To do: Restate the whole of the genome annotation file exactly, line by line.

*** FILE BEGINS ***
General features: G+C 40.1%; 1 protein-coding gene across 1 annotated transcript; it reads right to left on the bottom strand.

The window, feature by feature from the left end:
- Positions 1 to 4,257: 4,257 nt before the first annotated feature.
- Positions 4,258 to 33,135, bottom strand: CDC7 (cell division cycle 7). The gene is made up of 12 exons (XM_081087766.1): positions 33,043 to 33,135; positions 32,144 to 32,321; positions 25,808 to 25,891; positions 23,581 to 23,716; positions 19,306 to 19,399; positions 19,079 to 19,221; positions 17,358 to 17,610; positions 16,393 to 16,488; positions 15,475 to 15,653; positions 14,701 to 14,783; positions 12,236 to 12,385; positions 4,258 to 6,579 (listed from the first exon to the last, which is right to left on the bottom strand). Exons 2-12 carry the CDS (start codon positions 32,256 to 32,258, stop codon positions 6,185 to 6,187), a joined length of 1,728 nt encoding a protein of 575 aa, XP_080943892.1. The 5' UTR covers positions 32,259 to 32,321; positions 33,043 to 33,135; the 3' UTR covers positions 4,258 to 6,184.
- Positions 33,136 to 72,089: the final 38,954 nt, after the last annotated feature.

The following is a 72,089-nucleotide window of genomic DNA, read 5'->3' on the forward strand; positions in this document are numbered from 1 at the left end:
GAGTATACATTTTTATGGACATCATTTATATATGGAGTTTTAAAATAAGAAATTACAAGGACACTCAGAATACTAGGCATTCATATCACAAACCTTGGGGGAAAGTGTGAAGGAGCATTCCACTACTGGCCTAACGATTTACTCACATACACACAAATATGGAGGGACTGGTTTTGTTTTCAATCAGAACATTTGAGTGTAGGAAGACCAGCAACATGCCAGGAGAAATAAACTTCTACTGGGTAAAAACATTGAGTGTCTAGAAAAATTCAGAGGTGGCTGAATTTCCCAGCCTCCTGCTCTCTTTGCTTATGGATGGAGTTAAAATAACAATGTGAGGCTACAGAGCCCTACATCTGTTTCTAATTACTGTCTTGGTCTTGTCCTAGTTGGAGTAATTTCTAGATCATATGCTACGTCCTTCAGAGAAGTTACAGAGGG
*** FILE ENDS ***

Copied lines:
General features: G+C 40.1%; 1 protein-coding gene across 1 annotated transcript; it reads right to left on the bottom strand.

The window, feature by feature from the left end:
- Positions 1 to 4,257: 4,257 nt before the first annotated feature.
- Positions 4,258 to 33,135, bottom strand: CDC7 (cell division cycle 7). The gene is made up of 12 exons (XM_081087766.1): positions 33,043 to 33,135; positions 32,144 to 32,321; positions 25,808 to 25,891; positions 23,581 to 23,716; positions 19,306 to 19,399; positions 19,079 to 19,221; positions 17,358 to 17,610; positions 16,393 to 16,488; positions 15,475 to 15,653; positions 14,701 to 14,783; positions 12,236 to 12,385; positions 4,258 to 6,579 (listed from the first exon to the last, which is right to left on the bottom strand). Exons 2-12 carry the CDS (start codon positions 32,256 to 32,258, stop codon positions 6,185 to 6,187), a joined length of 1,728 nt encoding a protein of 575 aa, XP_080943892.1. The 5' UTR covers positions 32,259 to 32,321; positions 33,043 to 33,135; the 3' UTR covers positions 4,258 to 6,184.
- Positions 33,136 to 72,089: the final 38,954 nt, after the last annotated feature.

The following is a 72,089-nucleotide window of genomic DNA, read 5'->3' on the forward strand; positions in this document are numbered from 1 at the left end:
GAGTATACATTTTTATGGACATCATTTATATATGGAGTTTTAAAATAAGAAATTACAAGGACACTCAGAATACTAGGCATTCATATCACAAACCTTGGGGGAAAGTGTGAAGGAGCATTCCACTACTGGCCTAACGATTTACTCACATACACACAAATATGGAGGGACTGGTTTTGTTTTCAATCAGAACATTTGAGTGTAGGAAGACCAGCAACATGCCAGGAGAAATAAACTTCTACTGGGTAAAAACATTGAGTGTCTAGAAAAATTCAGAGGTGGCTGAATTTCCCAGCCTCCTGCTCTCTTTGCTTATGGATGGAGTTAAAATAACAATGTGAGGCTACAGAGCCCTACATCTGTTTCTAATTACTGTCTTGGTCTTGTCCTAGTTGGAGTAATTTCTAGATCATATGCTACGTCCTTCAGAGAAGTTACAGAGGG